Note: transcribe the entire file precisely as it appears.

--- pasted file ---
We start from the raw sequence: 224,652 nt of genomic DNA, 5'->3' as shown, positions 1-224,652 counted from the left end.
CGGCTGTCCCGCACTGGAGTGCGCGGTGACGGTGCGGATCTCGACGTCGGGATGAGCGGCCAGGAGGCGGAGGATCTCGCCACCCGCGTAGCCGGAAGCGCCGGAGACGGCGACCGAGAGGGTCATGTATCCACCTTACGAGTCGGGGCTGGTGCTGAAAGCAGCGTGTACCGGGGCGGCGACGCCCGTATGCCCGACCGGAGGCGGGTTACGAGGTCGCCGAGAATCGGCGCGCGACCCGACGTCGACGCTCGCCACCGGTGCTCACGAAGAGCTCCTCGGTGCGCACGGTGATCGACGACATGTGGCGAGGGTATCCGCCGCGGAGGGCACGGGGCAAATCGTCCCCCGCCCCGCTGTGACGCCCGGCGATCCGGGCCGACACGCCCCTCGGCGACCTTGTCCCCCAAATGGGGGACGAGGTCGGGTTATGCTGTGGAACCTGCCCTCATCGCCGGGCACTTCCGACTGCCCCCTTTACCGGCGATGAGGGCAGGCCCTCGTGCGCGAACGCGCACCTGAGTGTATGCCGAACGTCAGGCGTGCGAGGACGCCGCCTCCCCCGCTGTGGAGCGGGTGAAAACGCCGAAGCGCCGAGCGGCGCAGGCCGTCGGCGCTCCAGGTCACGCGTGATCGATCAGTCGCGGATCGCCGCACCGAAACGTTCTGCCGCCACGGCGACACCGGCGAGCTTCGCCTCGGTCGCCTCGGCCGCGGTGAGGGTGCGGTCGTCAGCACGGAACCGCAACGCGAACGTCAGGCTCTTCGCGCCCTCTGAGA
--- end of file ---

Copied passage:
We start from the raw sequence: 224,652 nt of genomic DNA, 5'->3' as shown, positions 1-224,652 counted from the left end.
CGGCTGTCCCGCACTGGAGTGCGCGGTGACGGTGCGGATCTCGACGTCGGGATGAGCGGCCAGGAGGCGGAGGATCTCGCCACCCGCGTAGCCGGAAGCGCCGGAGACGGCGACCGAGAGGGTCATGTATCCACCTTACGAGTCGGGGCTGGTGCTGAAAGCAGCGTGTACCGGGGCGGCGACGCCCGTATGCCCGACCGGAGGCGGGTTACGAGGTCGCCGAGAATCGGCGCGCGACCCGACGTCGACGCTCGCCACCGGTGCTCACGAAGAGCTCCTCGGTGCGCACGGTGATCGACGACATGTGGCGAGGGTATCCGCCGCGGAGGGCACGGGGCAAATCGTCCCCCGCCCCGCTGTGACGCCCGGCGATCCGGGCCGACACGCCCCTCGGCGACCTTGTCCCCCAAATGGGGGACGAGGTCGGGTTATGCTGTGGAACCTGCCCTCATCGCCGGGCACTTCCGACTGCCCCCTTTACCGGCGATGAGGGCAGGCCCTCGTGCGCGAACGCGCACCTGAGTGTATGCCGAACGTCAGGCGTGCGAGGACGCCGCCTCCCCCGCTGTGGAGCGGGTGAAAACGCCGAAGCGCCGAGCGGCGCAGGCCGTCGGCGCTCCAGGTCACGCGTGATCGATCAGTCGCGGATCGCCGCACCGAAACGTTCTGCCGCCACGGCGACACCGGCGAGCTTCGCCTCGGTCGCCTCGGCCGCGGTGAGGGTGCGGTCGTCAGCACGGAACCGCAACGCGAACGTCAGGCTCTTCGCGCCCTCTGAGA